The CRA and the Canadian government have made sure that there are several comprehensive tax deductions and credits available for the people. The aim isn’t only to curtail the tax bill. Many tax deductions and credits allow Canadians to comfortably spend money on various necessities for themselves and their families.
New tax credits and deductions aren’t introduced very frequently, but whenever they are, Canadians welcome them with open arms. No matter how small a tax break you get because of a credit, it’s still saving you money that you can put to better use. One of those new tax credits is the digital news credit.
Digital news subscription tax credit
CRA is offering a digital news subscription tax credit. Any digital subscriptions that fall under Qualified Canadian Journalism Organization (QCJO) and that are exclusively produced, original written content fall under the preview of this tax credit.
This is amazing for anyone who subscribes to a wide variety of paid news subscriptions, either for purely educational purposes or to enhance their professional knowledge. Investors and traders, for example, especially the ones that try to emulate Warren Buffett and become avid readers to improve themselves, can really benefit from this tax credit.
The actual credit is calculated based on the total amount paid by the taxpayer (and subscriber) for the year, multiplied by 15% (lowest personal income tax). The subscriptions cannot exceed $500, so the actual tax break is maximized at $75. It isn’t much, but a tax credit that at least identifies this avenue is a step in the right direction.
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Importance of information for investors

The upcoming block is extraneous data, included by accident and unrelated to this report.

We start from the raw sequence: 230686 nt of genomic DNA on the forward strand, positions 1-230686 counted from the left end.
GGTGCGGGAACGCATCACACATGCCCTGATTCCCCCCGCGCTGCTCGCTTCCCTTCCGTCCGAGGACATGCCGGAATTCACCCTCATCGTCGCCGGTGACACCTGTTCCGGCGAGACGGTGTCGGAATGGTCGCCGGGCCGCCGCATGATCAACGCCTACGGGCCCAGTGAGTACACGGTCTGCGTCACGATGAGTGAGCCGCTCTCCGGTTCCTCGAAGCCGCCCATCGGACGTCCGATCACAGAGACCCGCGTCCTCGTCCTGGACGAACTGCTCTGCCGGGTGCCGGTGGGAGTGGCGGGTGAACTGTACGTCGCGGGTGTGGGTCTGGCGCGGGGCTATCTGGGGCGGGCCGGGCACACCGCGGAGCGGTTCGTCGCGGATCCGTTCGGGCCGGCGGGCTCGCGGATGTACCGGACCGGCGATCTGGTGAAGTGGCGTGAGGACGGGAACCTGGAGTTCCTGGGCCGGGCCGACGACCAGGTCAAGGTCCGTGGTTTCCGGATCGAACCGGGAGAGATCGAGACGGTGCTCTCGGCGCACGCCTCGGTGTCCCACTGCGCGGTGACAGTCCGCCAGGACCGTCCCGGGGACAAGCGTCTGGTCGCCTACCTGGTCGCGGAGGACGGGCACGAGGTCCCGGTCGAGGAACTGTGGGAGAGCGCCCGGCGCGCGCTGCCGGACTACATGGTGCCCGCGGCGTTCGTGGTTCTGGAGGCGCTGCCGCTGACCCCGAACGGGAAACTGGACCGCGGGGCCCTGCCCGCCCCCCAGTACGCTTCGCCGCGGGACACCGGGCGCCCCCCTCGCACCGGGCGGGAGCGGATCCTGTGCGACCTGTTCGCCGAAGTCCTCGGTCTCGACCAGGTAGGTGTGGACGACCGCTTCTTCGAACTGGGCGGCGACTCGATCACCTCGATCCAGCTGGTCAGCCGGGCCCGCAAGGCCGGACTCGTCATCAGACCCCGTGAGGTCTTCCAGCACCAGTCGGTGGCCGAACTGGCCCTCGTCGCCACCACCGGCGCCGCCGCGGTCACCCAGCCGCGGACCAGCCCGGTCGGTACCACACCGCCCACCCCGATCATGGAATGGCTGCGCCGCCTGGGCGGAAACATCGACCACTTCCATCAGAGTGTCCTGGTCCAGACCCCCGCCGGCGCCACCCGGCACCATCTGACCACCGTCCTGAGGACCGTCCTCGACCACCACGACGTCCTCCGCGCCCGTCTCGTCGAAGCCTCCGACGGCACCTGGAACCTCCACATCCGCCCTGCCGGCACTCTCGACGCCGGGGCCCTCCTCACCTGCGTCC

Many investors, especially the ones who manage their own portfolios with individual stocks instead of ETFs and mutual funds, should try and stay as updated about the market and businesses as possible. The more you know about a business, the better you’ll understand it as a potential investment.
Upcoming mergers, new product launch, legal complications, management overhauling, and several other factors can cause stocks to soar or tank. And if you are well informed about the market, you can make timely investment decisions based on the information you have.
An example would be Chorus Aviation (TSX:CHR.B). Stocks related to traveling and tourism started falling a bit before the broader market did. Chorus started seeing a downward motion in January. Though it didn’t crater till February along with the rest of the market, many investors who anticipated what the pandemic could do to the airline unloaded it before the sell-off frenzy.
Between mid-February and early March, the stock went from $7.9 to 5.7 per share. Those who were well informed, read the analysis of the pandemic, and anticipated similarities from the SARS situation might have made the right call and sold early on.
When it comes to stocks, keeping your finger on the pulse and making timely decisions pays off. Predicting the market with 100% accuracy and certainty isn’t possible. But you can make educated decisions and mitigate the losses as much as you can. That’s where news subscriptions and timely updates about individual companies and broader market pays off. And the new tax credit can come in handy if you are planning on expanding your arsenal of knowledge.
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This article represents the opinion of the writer, who may disagree with the “official” recommendation position of a Motley Fool premium service or advisor. We’re Motley! Questioning an investing thesis — even one of our own — helps us all think critically about investing and make decisions that help us become smarter, happier, and richer, so we sometimes publish articles that may not be in line with recommendations, rankings or other content.
Fool contributor Adam Othman has no position in any of the stocks mentioned.